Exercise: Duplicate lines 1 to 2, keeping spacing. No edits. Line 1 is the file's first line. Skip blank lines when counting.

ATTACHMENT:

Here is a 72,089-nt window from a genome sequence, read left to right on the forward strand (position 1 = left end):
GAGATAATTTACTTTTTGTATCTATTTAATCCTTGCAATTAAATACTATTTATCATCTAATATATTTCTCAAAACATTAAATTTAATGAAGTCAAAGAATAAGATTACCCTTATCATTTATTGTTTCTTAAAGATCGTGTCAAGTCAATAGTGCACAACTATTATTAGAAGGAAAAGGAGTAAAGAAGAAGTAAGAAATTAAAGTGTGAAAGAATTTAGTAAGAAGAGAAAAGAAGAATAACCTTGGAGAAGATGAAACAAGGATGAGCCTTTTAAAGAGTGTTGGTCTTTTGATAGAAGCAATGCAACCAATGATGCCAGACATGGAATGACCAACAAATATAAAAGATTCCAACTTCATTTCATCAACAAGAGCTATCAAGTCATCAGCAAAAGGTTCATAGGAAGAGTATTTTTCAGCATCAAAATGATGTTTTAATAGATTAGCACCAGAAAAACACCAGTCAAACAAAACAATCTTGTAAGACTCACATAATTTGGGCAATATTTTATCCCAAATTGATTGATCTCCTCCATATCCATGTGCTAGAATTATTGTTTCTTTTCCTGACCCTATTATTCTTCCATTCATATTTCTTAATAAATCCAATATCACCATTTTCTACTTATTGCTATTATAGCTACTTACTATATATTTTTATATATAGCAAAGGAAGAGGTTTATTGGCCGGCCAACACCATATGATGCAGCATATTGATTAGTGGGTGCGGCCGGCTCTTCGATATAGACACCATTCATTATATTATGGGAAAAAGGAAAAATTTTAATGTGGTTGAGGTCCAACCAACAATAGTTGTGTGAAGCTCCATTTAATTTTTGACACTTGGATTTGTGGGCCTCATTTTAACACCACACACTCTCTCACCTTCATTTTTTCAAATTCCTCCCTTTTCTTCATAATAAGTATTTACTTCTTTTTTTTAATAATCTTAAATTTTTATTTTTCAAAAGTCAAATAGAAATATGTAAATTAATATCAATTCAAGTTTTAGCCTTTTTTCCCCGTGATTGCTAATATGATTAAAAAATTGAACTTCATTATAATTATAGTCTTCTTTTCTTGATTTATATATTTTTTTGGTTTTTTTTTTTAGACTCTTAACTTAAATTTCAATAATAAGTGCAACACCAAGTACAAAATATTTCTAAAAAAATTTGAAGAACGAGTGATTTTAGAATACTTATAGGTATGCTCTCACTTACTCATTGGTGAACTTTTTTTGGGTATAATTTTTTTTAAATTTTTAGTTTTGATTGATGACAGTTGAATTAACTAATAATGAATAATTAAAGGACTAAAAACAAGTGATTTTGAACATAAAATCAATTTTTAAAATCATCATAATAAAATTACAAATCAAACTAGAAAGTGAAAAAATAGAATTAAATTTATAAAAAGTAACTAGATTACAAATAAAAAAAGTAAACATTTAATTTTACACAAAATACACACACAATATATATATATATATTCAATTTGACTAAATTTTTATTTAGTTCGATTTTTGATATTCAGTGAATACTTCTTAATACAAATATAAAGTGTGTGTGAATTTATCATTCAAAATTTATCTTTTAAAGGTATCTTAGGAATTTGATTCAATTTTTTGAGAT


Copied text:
Here is a 72,089-nt window from a genome sequence, read left to right on the forward strand (position 1 = left end):
GAGATAATTTACTTTTTGTATCTATTTAATCCTTGCAATTAAATACTATTTATCATCTAATATATTTCTCAAAACATTAAATTTAATGAAGTCAAAGAATAAGATTACCCTTATCATTTATTGTTTCTTAAAGATCGTGTCAAGTCAATAGTGCACAACTATTATTAGAAGGAAAAGGAGTAAAGAAGAAGTAAGAAATTAAAGTGTGAAAGAATTTAGTAAGAAGAGAAAAGAAGAATAACCTTGGAGAAGATGAAACAAGGATGAGCCTTTTAAAGAGTGTTGGTCTTTTGATAGAAGCAATGCAACCAATGATGCCAGACATGGAATGACCAACAAATATAAAAGATTCCAACTTCATTTCATCAACAAGAGCTATCAAGTCATCAGCAAAAGGTTCATAGGAAGAGTATTTTTCAGCATCAAAATGATGTTTTAATAGATTAGCACCAGAAAAACACCAGTCAAACAAAACAATCTTGTAAGACTCACATAATTTGGGCAATATTTTATCCCAAATTGATTGATCTCCTCCATATCCATGTGCTAGAATTATTGTTTCTTTTCCTGACCCTATTATTCTTCCATTCATATTTCTTAATAAATCCAATATCACCATTTTCTACTTATTGCTATTATAGCTACTTACTATATATTTTTATATATAGCAAAGGAAGAGGTTTATTGGCCGGCCAACACCATATGATGCAGCATATTGATTAGTGGGTGCGGCCGGCTCTTCGATATAGACACCATTCATTATATTATGGGAAAAAGGAAAAATTTTAATGTGGTTGAGGTCCAACCAACAATAGTTGTGTGAAGCTCCATTTAATTTTTGACACTTGGATTTGTGGGCCTCATTTTAACACCACACACTCTCTCACCTTCATTTTTTCAAATTCCTCCCTTTTCTTCATAATAAGTATTTACTTCTTTTTTTTAATAATCTTAAATTTTTATTTTTCAAAAGTCAAATAGAAATATGTAAATTAATATCAATTCAAGTTTTAGCCTTTTTTCCCCGTGATTGCTAATATGATTAAAAAATTGAACTTCATTATAATTATAGTCTTCTTTTCTTGATTTATATATTTTTTTGGTTTTTTTTTTTAGACTCTTAACTTAAATTTCAATAATAAGTGCAACACCAAGTACAAAATATTTCTAAAAAAATTTGAAGAACGAGTGATTTTAGAATACTTATAGGTATGCTCTCACTTACTCATTGGTGAACTTTTTTTGGGTATAATTTTTTTTAAATTTTTAGTTTTGATTGATGACAGTTGAATTAACTAATAATGAATAATTAAAGGACTAAAAACAAGTGATTTTGAACATAAAATCAATTTTTAAAATCATCATAATAAAATTACAAATCAAACTAGAAAGTGAAAAAATAGAATTAAATTTATAAAAAGTAACTAGATTACAAATAAAAAAAGTAAACATTTAATTTTACACAAAATACACACACAATATATATATATATATTCAATTTGACTAAATTTTTATTTAGTTCGATTTTTGATATTCAGTGAATACTTCTTAATACAAATATAAAGTGTGTGTGAATTTATCATTCAAAATTTATCTTTTAAAGGTATCTTAGGAATTTGATTCAATTTTTTGAGAT